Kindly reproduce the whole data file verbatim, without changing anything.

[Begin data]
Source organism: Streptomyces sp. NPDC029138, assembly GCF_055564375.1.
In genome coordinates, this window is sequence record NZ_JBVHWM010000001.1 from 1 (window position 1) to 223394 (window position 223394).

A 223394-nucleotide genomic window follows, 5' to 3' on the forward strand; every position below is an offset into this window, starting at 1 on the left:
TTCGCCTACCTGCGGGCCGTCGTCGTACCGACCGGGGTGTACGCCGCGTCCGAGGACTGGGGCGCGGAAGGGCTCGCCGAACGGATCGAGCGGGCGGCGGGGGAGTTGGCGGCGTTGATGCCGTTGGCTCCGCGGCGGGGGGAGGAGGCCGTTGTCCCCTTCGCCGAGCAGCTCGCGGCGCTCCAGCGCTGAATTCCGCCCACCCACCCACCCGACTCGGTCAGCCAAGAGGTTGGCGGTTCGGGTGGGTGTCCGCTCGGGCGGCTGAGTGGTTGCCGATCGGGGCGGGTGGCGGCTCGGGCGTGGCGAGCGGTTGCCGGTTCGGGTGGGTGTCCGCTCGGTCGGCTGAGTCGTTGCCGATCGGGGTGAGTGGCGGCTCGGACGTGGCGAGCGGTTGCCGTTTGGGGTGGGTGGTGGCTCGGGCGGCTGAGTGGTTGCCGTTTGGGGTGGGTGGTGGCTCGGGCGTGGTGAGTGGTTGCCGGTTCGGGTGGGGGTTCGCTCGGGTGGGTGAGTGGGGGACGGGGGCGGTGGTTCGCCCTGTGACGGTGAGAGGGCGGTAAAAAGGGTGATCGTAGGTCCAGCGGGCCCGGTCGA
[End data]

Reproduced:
Source organism: Streptomyces sp. NPDC029138, assembly GCF_055564375.1.
In genome coordinates, this window is sequence record NZ_JBVHWM010000001.1 from 1 (window position 1) to 223394 (window position 223394).

A 223394-nucleotide genomic window follows, 5' to 3' on the forward strand; every position below is an offset into this window, starting at 1 on the left:
TTCGCCTACCTGCGGGCCGTCGTCGTACCGACCGGGGTGTACGCCGCGTCCGAGGACTGGGGCGCGGAAGGGCTCGCCGAACGGATCGAGCGGGCGGCGGGGGAGTTGGCGGCGTTGATGCCGTTGGCTCCGCGGCGGGGGGAGGAGGCCGTTGTCCCCTTCGCCGAGCAGCTCGCGGCGCTCCAGCGCTGAATTCCGCCCACCCACCCACCCGACTCGGTCAGCCAAGAGGTTGGCGGTTCGGGTGGGTGTCCGCTCGGGCGGCTGAGTGGTTGCCGATCGGGGCGGGTGGCGGCTCGGGCGTGGCGAGCGGTTGCCGGTTCGGGTGGGTGTCCGCTCGGTCGGCTGAGTCGTTGCCGATCGGGGTGAGTGGCGGCTCGGACGTGGCGAGCGGTTGCCGTTTGGGGTGGGTGGTGGCTCGGGCGGCTGAGTGGTTGCCGTTTGGGGTGGGTGGTGGCTCGGGCGTGGTGAGTGGTTGCCGGTTCGGGTGGGGGTTCGCTCGGGTGGGTGAGTGGGGGACGGGGGCGGTGGTTCGCCCTGTGACGGTGAGAGGGCGGTAAAAAGGGTGATCGTAGGTCCAGCGGGCCCGGTCGA